Chesterton Tribune

Courts: Indiana environmental regulators can be tougher than feds

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By CHARLES WILSON

Associated Press Writer

INDIANAPOLIS (AP) Ñ State court decisions are allowing Indiana officials to interpret environmental regulations more strictly than the federal government does, even when the rules are based on federal standards.

The case involved a dispute between the Indiana Department of Environmental Management and Steel Dynamics Inc., which operates a small steel mill in the central Indiana town of Pittsboro. Initial reviews by the state Office of Environmental Adjudication and Marion County Superior Court yielded mixed results, and IDEM won the key issue on appeal.

The state Supreme Court last week opted not to hear the case, letting the decision stand.

IDEM had held that a silo used to store filtered dust and particulate matter from an electric arc furnace was a hazardous waste tank subject to regulation under federal law. But Steel Dynamics cited a reference by the U.S. Environmental Protection Agency saying such silos are part of the production unit and not regulated tanks.

The steel company argued that since IDEM had adopted relevant EPA rules rather than written its own, the agency was bound by EPA’s interpretation of the federal Resource Conservation and Recovery Act.

The state appeals court disagreed.

“However, a state may choose to impose more stringent regulations than those imposed by RCRA, and ’RCRA sets a floor, not a ceiling, for state regulation of hazardous wastes,”’ said appeals court ruling, which cited a federal court decision.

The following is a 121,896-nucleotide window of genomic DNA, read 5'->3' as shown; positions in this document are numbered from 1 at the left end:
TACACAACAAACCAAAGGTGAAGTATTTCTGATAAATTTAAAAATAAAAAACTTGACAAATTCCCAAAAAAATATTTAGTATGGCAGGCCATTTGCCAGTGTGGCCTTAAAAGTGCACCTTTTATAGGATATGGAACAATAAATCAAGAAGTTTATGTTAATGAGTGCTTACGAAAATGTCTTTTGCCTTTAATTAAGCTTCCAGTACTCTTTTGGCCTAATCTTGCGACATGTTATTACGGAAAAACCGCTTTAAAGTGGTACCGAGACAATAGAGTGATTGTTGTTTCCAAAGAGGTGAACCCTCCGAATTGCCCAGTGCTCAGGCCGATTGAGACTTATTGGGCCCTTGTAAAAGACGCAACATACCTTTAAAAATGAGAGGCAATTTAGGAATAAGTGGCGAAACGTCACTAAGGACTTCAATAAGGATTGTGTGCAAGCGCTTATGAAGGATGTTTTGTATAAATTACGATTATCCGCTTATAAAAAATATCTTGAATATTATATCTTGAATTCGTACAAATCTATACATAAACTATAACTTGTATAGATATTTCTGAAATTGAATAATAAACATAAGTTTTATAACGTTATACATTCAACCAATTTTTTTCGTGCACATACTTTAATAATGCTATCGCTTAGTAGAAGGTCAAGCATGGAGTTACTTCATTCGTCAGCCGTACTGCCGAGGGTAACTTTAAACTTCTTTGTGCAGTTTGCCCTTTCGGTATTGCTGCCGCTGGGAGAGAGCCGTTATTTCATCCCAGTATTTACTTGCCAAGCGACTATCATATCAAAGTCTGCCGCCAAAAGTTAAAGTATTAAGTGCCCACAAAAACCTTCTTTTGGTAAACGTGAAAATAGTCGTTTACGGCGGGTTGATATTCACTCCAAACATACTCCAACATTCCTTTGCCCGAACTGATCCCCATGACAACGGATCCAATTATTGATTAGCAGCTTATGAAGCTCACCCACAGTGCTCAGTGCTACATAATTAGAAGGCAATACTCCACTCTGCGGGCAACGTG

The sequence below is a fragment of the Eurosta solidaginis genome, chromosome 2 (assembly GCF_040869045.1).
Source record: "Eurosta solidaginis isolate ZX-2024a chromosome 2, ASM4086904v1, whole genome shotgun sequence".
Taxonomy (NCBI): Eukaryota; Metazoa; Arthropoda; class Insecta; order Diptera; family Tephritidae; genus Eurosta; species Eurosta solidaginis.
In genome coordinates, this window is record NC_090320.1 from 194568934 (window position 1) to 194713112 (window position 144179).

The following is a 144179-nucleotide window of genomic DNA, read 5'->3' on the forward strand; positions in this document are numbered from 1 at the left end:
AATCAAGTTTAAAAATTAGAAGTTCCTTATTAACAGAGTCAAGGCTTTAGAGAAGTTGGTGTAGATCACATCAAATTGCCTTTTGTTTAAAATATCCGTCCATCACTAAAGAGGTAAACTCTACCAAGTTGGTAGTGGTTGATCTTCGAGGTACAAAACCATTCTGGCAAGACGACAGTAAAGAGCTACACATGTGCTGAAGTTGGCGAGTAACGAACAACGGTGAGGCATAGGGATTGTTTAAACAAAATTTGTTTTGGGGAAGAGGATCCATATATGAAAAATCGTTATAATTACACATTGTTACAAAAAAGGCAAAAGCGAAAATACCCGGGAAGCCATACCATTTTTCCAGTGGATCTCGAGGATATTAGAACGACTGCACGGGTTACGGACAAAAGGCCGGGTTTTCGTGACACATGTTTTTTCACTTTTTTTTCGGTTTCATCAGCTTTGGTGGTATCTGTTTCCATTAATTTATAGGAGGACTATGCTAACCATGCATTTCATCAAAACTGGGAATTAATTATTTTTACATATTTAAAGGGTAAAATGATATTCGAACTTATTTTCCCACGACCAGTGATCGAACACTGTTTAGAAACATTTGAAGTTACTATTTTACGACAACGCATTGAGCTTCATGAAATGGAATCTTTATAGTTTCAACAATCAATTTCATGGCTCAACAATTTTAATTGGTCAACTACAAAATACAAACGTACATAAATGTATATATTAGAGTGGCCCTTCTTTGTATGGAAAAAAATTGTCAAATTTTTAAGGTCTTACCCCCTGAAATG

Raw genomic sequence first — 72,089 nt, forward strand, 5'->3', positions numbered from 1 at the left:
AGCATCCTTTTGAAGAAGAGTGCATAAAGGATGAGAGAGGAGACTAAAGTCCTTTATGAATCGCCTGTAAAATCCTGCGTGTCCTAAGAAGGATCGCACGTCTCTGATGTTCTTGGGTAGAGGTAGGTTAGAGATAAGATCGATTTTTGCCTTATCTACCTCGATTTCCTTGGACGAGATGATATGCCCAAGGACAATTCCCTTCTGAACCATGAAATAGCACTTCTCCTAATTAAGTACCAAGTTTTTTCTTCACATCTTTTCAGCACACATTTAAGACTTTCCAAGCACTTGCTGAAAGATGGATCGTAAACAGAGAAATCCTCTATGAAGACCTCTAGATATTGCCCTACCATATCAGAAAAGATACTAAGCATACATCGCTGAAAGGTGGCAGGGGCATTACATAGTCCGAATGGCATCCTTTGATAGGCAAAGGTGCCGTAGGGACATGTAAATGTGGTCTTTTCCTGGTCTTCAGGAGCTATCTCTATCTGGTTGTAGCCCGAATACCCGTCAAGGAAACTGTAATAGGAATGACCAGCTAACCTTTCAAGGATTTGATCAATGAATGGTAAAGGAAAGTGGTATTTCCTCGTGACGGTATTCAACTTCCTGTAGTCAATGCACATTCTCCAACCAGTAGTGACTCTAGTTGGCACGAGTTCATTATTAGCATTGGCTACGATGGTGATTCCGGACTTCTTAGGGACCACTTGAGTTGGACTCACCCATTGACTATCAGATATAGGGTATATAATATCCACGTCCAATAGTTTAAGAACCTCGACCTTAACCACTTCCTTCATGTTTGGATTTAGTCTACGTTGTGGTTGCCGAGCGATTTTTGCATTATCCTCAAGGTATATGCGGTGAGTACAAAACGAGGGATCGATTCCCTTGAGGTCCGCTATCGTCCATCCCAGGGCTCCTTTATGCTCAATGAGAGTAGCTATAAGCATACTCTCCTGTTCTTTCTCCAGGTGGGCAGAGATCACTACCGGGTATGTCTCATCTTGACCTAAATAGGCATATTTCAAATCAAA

“By incorporating these regulations, they became IDEM regulations, and subject to independent IDEM interpretation, just as much as if IDEM had promulgated them itself,” the court said in an October ruling.

Indianapolis attorney David L. Hatchett, who represented Steel Dynamics, said Friday that the company hadn’t decided on its next course of action. It wasn’t immediately clear whether a federal appeal was possible.

“The company’s obviously disappointed,” he said. “We don’t necessarily agree with IDEM’s interpretation of that rule, but the court ruling is what it is.”

Hatchett said the IDEM action puts Indiana at odds with other states where Steel Dynamics, the nation’s fifth-largest producer of carbon steel products, does business.

“This approach that IDEM is insisting on is putting any steel mills in Indiana at a disadvantage,” he said, “because other states that SDI operates in do not interpret the regulation the way IDEM does.”

IDEM said Steel Dynamics faces a civil penalty of $20,700 depending on the final outcome of the case, which was referred back to the administrative court to resolve some other issues.

An expert on environmental law said that under the system in which states are empowered to enforce environmental regulations, they are required to set standards that are at least as stringent as federal ones.

Eric R. Dannenmaier, an associate professor at the Indiana University School of Law in Indianapolis, also noted that the Bush administration had developed a reputation for lax enforcement and weakened regulation that drove states to take leadership.

“It’s not surprising that IDEM read the rules more cautiously than the federal EPA would have read them over the last eight years,” he said.

Posted 3/9/2009